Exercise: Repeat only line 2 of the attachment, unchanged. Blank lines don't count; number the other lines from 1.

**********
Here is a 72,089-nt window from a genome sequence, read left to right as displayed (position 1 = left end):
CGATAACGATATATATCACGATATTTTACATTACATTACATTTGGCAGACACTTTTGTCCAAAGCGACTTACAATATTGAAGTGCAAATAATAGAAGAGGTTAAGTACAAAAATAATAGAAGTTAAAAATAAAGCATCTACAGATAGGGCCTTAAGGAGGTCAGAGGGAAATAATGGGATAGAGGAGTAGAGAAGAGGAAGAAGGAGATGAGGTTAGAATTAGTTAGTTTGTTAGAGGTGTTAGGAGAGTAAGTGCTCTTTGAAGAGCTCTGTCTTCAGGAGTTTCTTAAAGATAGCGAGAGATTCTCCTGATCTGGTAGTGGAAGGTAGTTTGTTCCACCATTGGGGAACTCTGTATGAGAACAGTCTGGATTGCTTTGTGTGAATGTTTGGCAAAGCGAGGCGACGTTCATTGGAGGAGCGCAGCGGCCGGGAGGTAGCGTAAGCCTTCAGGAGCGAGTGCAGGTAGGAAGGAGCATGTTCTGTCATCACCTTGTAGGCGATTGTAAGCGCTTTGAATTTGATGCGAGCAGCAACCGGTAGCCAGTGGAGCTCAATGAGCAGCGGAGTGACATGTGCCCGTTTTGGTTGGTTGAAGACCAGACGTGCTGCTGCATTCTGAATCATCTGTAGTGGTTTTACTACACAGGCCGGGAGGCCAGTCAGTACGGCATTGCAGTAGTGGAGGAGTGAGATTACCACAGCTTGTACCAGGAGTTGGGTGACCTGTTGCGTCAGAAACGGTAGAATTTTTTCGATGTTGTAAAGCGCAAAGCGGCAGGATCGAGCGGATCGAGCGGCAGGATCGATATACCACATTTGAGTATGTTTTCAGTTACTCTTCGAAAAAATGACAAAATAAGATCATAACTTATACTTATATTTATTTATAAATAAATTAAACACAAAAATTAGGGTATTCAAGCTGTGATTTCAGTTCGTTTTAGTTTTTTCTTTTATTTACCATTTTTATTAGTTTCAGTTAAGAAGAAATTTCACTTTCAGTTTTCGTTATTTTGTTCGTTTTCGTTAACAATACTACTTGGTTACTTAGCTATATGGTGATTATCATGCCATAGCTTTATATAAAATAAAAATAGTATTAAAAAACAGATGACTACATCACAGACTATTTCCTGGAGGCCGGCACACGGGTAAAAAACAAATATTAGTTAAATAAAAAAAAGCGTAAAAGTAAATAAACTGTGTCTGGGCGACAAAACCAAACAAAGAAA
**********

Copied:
CGATAACGATATATATCACGATATTTTACATTACATTACATTTGGCAGACACTTTTGTCCAAAGCGACTTACAATATTGAAGTGCAAATAATAGAAGAGGTTAAGTACAAAAATAATAGAAGTTAAAAATAAAGCATCTACAGATAGGGCCTTAAGGAGGTCAGAGGGAAATAATGGGATAGAGGAGTAGAGAAGAGGAAGAAGGAGATGAGGTTAGAATTAGTTAGTTTGTTAGAGGTGTTAGGAGAGTAAGTGCTCTTTGAAGAGCTCTGTCTTCAGGAGTTTCTTAAAGATAGCGAGAGATTCTCCTGATCTGGTAGTGGAAGGTAGTTTGTTCCACCATTGGGGAACTCTGTATGAGAACAGTCTGGATTGCTTTGTGTGAATGTTTGGCAAAGCGAGGCGACGTTCATTGGAGGAGCGCAGCGGCCGGGAGGTAGCGTAAGCCTTCAGGAGCGAGTGCAGGTAGGAAGGAGCATGTTCTGTCATCACCTTGTAGGCGATTGTAAGCGCTTTGAATTTGATGCGAGCAGCAACCGGTAGCCAGTGGAGCTCAATGAGCAGCGGAGTGACATGTGCCCGTTTTGGTTGGTTGAAGACCAGACGTGCTGCTGCATTCTGAATCATCTGTAGTGGTTTTACTACACAGGCCGGGAGGCCAGTCAGTACGGCATTGCAGTAGTGGAGGAGTGAGATTACCACAGCTTGTACCAGGAGTTGGGTGACCTGTTGCGTCAGAAACGGTAGAATTTTTTCGATGTTGTAAAGCGCAAAGCGGCAGGATCGAGCGGATCGAGCGGCAGGATCGATATACCACATTTGAGTATGTTTTCAGTTACTCTTCGAAAAAATGACAAAATAAGATCATAACTTATACTTATATTTATTTATAAATAAATTAAACACAAAAATTAGGGTATTCAAGCTGTGATTTCAGTTCGTTTTAGTTTTTTCTTTTATTTACCATTTTTATTAGTTTCAGTTAAGAAGAAATTTCACTTTCAGTTTTCGTTATTTTGTTCGTTTTCGTTAACAATACTACTTGGTTACTTAGCTATATGGTGATTATCATGCCATAGCTTTATATAAAATAAAAATAGTATTAAAAAACAGATGACTACATCACAGACTATTTCCTGGAGGCCGGCACACGGGTAAAAAACAAATATTAGTTAAATAAAAAAAAGCGTAAAAGTAAATAAACTGTGTCTGGGCGACAAAACCAAACAAAGAAA